Culture & tradition
Culture & tradition

The Song Whisperer

1993: It's a very early morning. I stand at the white door of the top floor of a house at the end of a narrow blind lane. But the door always opens up to the sky above. I wait for a couple of minutes soaking in the music as a guitar speaks to the wind carrying my soul on a trip round the world. Hesitantly I press on the calling bell and Bertie opens the door. We never discussed music. We talked literature, while my mind wandered in and out of the adjacent room stacked with music discs and cassettes and a silent guitar.
2009: It's been a year that Bertram da Silva and the Supersonics have made a comeback. A musician by calling, Bertie is also a story teller and a poet who through his lyrics captivates the heart and stirs the soul with the same consummate ease with which he ignites the young minds with William Shakespeare or Blake and Yeats. to enter the academic world some two decades back he was the last of a clutch of musicians churning out original scores. The city has changed a lot ever since with bands taking the easy way to recognition, singing popular labels, before da Silva decided to do his gig one more time.
So why did you leave it at all? "I gave up music because it wasn't going anywhere and had become boring. I was doing the same old stuff and it was all very unstimulating and insipid. The classroom was pure intellectual joy. I guess the hard work it took to get into the classroom for a single lecture was a kind of galvanising adventure. So there was lots of joy, lots of heartbreak when a lecture didn't go the way I wanted it to, lots of different kind of creative thinking. So there you are," he says, the famous hint of a smile rippling across his face. Every working day he is at St Xavier's College, Kolkata, occupying the seat of Dean of Arts sifting through administrative monotony with diligence and teaching his students the flavour of literature, till a tired sun is ready to take a dip in the Hooghly. It is then that the musician comes alive.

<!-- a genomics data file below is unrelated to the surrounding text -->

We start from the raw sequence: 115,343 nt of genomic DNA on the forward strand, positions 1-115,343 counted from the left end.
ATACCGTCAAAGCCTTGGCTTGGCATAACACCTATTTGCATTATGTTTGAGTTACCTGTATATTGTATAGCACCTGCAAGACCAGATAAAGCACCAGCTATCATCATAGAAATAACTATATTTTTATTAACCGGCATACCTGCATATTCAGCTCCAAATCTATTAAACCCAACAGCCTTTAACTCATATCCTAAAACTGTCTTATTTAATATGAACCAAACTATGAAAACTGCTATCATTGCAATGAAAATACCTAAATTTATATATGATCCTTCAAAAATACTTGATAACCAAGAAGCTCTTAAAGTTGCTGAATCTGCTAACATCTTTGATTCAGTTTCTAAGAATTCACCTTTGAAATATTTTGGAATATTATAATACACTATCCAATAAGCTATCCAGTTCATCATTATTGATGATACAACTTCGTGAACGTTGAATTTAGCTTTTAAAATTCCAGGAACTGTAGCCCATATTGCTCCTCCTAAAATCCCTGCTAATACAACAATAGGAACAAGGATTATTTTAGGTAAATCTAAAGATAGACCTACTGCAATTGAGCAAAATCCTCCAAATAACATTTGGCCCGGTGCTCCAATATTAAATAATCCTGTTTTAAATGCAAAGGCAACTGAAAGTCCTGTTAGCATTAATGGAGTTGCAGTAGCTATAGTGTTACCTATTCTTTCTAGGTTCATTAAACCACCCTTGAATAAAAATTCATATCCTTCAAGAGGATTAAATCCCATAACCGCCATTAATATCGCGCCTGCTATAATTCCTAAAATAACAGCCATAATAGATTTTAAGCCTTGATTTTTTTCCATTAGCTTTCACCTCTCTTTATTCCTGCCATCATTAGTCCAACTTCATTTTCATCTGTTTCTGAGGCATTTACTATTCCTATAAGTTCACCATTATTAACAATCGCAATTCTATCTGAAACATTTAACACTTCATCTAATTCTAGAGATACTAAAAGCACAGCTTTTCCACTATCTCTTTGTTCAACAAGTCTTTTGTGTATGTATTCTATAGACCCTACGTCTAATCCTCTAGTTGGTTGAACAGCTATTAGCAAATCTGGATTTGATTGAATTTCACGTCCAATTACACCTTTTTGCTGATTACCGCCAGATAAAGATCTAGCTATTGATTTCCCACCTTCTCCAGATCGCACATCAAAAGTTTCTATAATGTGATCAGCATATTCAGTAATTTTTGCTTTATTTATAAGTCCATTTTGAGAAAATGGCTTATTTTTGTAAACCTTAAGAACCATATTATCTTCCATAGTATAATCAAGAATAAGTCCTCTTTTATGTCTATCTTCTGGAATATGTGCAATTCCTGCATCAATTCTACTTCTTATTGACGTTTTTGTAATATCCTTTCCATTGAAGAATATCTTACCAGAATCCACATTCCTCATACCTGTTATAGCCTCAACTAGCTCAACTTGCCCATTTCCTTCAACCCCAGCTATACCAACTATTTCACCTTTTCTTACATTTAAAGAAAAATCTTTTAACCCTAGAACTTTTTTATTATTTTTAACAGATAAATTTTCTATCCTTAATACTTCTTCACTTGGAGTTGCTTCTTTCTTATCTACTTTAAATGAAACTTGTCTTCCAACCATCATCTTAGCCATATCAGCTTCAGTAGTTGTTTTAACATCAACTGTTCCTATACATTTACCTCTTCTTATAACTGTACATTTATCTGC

In his word the return happened because of the excitement associated with it and perhaps it was destiny. " I can't really say. But the return of fuzz for a brief visit certainly acted as a catalyst," he says. And the balancing act that he does now, Bertie says, "I can't say I enjoy it nor can say I don't. It does take a lot of hard work and a lot of rehearsal. I guess the joy is in putting the music together with the band. But sometimes after a full day at work it can get stressful. It's difficult, but I have managed it so far. Let's see how it goes."
Bertram da Silva's literary background shapes his music a lot. The poetry and philosophy it exudes, his artistic responsiveness and the extraordinary guitar makes up for a fluent listening and creates a harmony that the music lovers longed for in the city. "I should think so since they've been coming for my concerts and from the kind of feedback I've got. Supersonics also does original music and they have a following. I believe that if you perform music of respectable quality and content you'll have an audience. Also, you have to work like a maniac to get the music right which means showing respect to your audience and presto you have one," Bertie relates.
But the man does not know if he will cut an album soon. For him music is for pleasure and connecting with even one person is a huge success. For he is not here to just make money, but to live a charmed life of music and poetry. "Life changes for all of us. Only some of us don't know it. I still get the butterflies when I get up to perform and as long as that happens it's good. It means I care about doing the best I can. And that is what complements my music. For now we do a gig once a month at Someplace Else and that is all I can tell," Bertram signs off. Supersonics next plays at Someplace Else on December 18.
Photographs by: Shurjo Mitra